Now I am assuming that if the column type is number then the values in the column can be stored more efficiently (as integers represented by bits rather than a strong) and that math calculations can be performed more efficiently and accurately. If this is the case then the turning into numbers has a potential data function benefit, but for the end user it is almost always conflicting with their goal.  Typing in a phone number or a barcode, which are surely …

QI lied to me, how could they

I watched an episode quite a long time ago and was facinated to hear that apparently Florence Nightingale invented bar charts.  I found it interesting that it was in the early 1800s that bar charts were first used. 

Well apparently William Playfair preceded her significantly with a published barchart in 1801, which given Florence Nightingale was born 1820 was defintely ahead of her.

QI how could you, actually I have always wondered about some of the facts that make it on to QI, perhaps I should research more.

For anyone interested in early visual representations of information then I found this site particularly interesting.

Why America why?

You throw our tea away, well that is upsetting but I will get over it, but seriously US to UK pricing is simply upsetting.

Sony announced their new handheld games console at $299.  A quick currency conversion puts that at £182.58.  So where does Amazon's £279.99 price come from?

Well I am not into handheld gaming consoles, but I am more upset by the principle of the matter...

UX No.1 enemy

From my experience the number one enemy to good UI and UX is when the interface becomes a reflection of the underlying data rather than the users perceptions and goals.

I once had to test a piece of software that was meant to be an emergency application for when server access failed.  It was designed to run standalone and then the data could be uploaded to the server when it was back online so that network outages would have a temporary method to allow work to continue.

Now the single biggest problem with this software is that the user interface was developed based on the steps the database required rather than the steps that the user should perform.

Uploading the offline data should have been a relatively easy process but instead it was an extremely painful process demonstrating a huge lack of user empath throughout.

Stage 1 was a form to define the offline data outage.  Then there was a second form where you imported the data files.  Then you had a third form to check the validity o…

Convergent design

I am sure I am not the only person who has read about Apple's legal action against Samsung with some interest. Interestingly perhaps I have purchased both a Galaxy S and an iPhone 4, but I was certainly not confused about my purchase and I was certainly aware of the differences between the two phones.  Actually most people I know who know nothing about phones purchased an iPhone, those that did know something about phones made a conscious choice between primarily HTC, Apple and Samsung for the most appropriate phone for their purposes.

Now I have no real knowledge of patent law, so I do not know how much of a case Apple have, but looking at the filing there are some minor technical inaccuracies, some design decisions that I consider significantly different and of the few similarities from my perspective I believe they could easily be explained with convergent design.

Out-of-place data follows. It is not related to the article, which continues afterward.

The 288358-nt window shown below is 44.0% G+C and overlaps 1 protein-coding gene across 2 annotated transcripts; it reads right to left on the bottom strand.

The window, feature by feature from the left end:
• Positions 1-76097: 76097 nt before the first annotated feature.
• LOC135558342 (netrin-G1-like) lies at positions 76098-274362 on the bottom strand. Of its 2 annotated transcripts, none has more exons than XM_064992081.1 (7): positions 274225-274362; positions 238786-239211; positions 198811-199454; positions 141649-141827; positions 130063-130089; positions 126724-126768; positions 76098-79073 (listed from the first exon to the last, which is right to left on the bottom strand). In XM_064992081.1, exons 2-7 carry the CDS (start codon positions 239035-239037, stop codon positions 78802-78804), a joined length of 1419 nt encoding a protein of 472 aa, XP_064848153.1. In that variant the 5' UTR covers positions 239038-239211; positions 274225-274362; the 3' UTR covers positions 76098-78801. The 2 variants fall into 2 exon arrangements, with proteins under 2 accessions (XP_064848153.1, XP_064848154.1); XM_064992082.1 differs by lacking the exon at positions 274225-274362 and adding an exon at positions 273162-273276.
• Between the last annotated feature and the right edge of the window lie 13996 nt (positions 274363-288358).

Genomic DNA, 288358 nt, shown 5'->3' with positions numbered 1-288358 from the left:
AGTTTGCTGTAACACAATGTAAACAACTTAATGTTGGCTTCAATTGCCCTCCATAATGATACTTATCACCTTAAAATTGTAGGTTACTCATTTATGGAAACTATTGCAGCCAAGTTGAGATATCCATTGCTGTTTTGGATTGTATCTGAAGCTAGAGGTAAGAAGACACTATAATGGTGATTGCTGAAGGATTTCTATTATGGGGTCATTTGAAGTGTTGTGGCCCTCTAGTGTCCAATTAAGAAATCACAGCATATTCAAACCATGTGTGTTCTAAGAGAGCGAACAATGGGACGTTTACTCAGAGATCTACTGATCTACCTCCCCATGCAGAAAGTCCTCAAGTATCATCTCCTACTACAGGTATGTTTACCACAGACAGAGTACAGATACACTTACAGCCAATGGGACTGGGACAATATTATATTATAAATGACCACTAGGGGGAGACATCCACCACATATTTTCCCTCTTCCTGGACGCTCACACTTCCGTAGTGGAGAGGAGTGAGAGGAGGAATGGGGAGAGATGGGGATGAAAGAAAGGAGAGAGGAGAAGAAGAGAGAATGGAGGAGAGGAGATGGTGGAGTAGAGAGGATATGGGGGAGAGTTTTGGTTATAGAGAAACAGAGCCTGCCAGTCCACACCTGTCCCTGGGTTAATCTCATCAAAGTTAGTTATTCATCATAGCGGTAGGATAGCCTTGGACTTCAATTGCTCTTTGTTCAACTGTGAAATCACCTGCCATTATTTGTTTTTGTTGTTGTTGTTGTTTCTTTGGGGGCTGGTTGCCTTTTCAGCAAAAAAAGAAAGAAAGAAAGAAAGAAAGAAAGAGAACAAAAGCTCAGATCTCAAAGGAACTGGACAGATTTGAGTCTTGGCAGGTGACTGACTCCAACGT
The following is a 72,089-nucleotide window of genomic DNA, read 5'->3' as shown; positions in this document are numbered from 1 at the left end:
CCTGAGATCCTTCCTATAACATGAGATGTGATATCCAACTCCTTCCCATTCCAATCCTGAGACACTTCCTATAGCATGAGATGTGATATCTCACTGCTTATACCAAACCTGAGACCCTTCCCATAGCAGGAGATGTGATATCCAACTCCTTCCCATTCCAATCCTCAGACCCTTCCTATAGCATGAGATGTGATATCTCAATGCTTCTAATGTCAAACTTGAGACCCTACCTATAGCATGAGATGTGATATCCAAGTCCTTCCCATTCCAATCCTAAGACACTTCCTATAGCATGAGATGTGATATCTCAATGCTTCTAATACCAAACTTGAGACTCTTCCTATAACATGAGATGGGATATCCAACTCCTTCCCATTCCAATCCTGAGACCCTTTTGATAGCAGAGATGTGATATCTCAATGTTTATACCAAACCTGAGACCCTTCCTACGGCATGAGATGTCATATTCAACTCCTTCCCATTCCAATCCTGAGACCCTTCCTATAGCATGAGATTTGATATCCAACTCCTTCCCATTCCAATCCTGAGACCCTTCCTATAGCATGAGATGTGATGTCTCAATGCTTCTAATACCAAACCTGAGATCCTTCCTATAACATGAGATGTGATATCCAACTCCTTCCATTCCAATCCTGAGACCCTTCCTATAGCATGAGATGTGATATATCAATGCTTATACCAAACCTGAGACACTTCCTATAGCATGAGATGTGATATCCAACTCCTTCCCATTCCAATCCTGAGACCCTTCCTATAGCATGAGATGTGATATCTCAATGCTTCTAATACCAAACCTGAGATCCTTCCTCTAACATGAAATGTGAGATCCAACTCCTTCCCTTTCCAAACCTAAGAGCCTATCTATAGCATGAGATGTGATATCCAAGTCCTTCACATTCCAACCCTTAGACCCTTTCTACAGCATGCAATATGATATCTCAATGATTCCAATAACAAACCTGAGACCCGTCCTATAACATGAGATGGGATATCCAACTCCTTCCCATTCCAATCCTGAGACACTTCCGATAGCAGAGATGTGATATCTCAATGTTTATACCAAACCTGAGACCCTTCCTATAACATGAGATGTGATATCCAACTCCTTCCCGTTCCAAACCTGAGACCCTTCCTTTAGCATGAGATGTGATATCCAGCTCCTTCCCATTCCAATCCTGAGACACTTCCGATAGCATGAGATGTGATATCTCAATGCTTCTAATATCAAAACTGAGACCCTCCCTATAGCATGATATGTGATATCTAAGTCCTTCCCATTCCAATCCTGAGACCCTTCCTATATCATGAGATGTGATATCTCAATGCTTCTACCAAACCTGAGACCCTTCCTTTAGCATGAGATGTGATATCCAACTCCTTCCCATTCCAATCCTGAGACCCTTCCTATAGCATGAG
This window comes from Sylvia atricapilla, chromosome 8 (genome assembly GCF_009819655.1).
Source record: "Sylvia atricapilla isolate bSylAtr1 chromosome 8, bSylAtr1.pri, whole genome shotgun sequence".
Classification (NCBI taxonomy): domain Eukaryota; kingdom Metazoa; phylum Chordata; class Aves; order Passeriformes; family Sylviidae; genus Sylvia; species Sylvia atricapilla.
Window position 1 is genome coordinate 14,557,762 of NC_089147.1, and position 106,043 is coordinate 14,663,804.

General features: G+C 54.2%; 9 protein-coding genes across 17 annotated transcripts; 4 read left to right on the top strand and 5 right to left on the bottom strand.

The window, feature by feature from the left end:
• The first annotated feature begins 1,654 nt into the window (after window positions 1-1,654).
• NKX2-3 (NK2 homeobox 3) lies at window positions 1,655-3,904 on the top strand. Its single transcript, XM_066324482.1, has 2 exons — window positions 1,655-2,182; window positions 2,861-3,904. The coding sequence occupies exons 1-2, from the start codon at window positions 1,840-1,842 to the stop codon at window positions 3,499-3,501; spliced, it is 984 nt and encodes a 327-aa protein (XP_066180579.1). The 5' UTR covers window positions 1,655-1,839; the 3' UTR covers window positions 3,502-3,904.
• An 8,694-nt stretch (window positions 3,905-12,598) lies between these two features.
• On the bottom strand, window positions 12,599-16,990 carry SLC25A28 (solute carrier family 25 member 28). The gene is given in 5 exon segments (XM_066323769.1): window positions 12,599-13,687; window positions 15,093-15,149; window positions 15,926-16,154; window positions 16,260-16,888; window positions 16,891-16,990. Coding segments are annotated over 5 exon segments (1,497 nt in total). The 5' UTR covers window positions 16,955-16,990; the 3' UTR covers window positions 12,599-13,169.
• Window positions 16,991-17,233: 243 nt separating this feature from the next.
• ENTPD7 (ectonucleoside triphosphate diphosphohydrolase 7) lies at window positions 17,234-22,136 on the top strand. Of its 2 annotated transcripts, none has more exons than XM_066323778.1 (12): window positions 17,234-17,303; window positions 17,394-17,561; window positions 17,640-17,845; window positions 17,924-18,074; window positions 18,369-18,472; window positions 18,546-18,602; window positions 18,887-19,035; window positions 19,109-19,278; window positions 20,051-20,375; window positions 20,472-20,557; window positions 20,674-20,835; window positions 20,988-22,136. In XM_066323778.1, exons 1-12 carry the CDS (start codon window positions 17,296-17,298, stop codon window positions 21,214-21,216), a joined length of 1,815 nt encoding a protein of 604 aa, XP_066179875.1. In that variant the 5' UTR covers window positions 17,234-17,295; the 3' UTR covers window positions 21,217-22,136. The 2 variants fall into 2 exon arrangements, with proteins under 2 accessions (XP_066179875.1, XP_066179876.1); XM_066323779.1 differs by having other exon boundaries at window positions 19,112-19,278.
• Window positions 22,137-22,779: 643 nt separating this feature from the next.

Perhaps the most obvious "copy" is the green phone call icon.  Now, while you could easily claim they are…

It can’t be that difficult to do this, can it?

Thought I would just mention that there is a general lack of empathy in the world.  The title phrase

It can't be that difficult to do this, can it?
This is often an upsetting phrase to here for a programmer.  It borders on insulting the programmers intelligence.  Ok it may be a few steps away from you're an idiot and you really should be able to do this easily if you had an ounce of intelligence, but it is not far away enough from this phrase that it does not have the ability to grate or offend.  A slightly more empathic phrase would be more a long the lines of

is this possible, how much work would it take
I can put together a word processor that would make those of the 60s look appalling with little work at all, but just because in my field a lot of the work of the 60s has dated fast I would not assume the same of other fields.  The first successful moon landing was more than 50 years ago I would never say to a rocket scientist in my ignorance of their tasks,

landing on the moon…

User interface design insipration

I recently read an article by Bret Victor titled Magic Ink Information Software and the Graphical Interface.  It further reinforced to me several very important aspects of software design.
It is vital to focus on the user's goals when designing UI interactionsFailure to empathise with a user leads to significant design flawsTeam contribution can lead to a design which is greater than any one designer can achieveA few pages into his article there is a critique on Amazons results design.  There are several salient points that can be taken away from the criticism, however, I feel there are a couple of incorrect design decisions, and perhaps not a coherent focus on the most important point.
The main criticism was the inappropriate use of space and not providing the correct information at the correct point in time.  While this is a reasonable point to make, I feel a more advanced criticism would be to look at the user goals of someone viewing that information before moving on to the assu…

X500 HDMI connection

Well it took quite some time to get an X500 Toshiba laptop to connect to a Pioneer PDP-4270XD plasma TV, so in case you are suffering the same issue of no display being output through the HDMI socket you might like me find that the problem was due to an old bios...  Updating the BIOS was all that was required to get the system to output to the TV.

Also to avoid vertical refresh issues it appears necessary to "extend the desktop" rather than mirror it to the TV.  Not sure why that is the case, might investigate this at a later date.

During my investigation I undated the Nvidia drivers etc.  I have noticed that some of my HDMI cables do not work with the X500 laptop, but do work with other devices successfully, so if you are still having problems try another cable as well before you give up.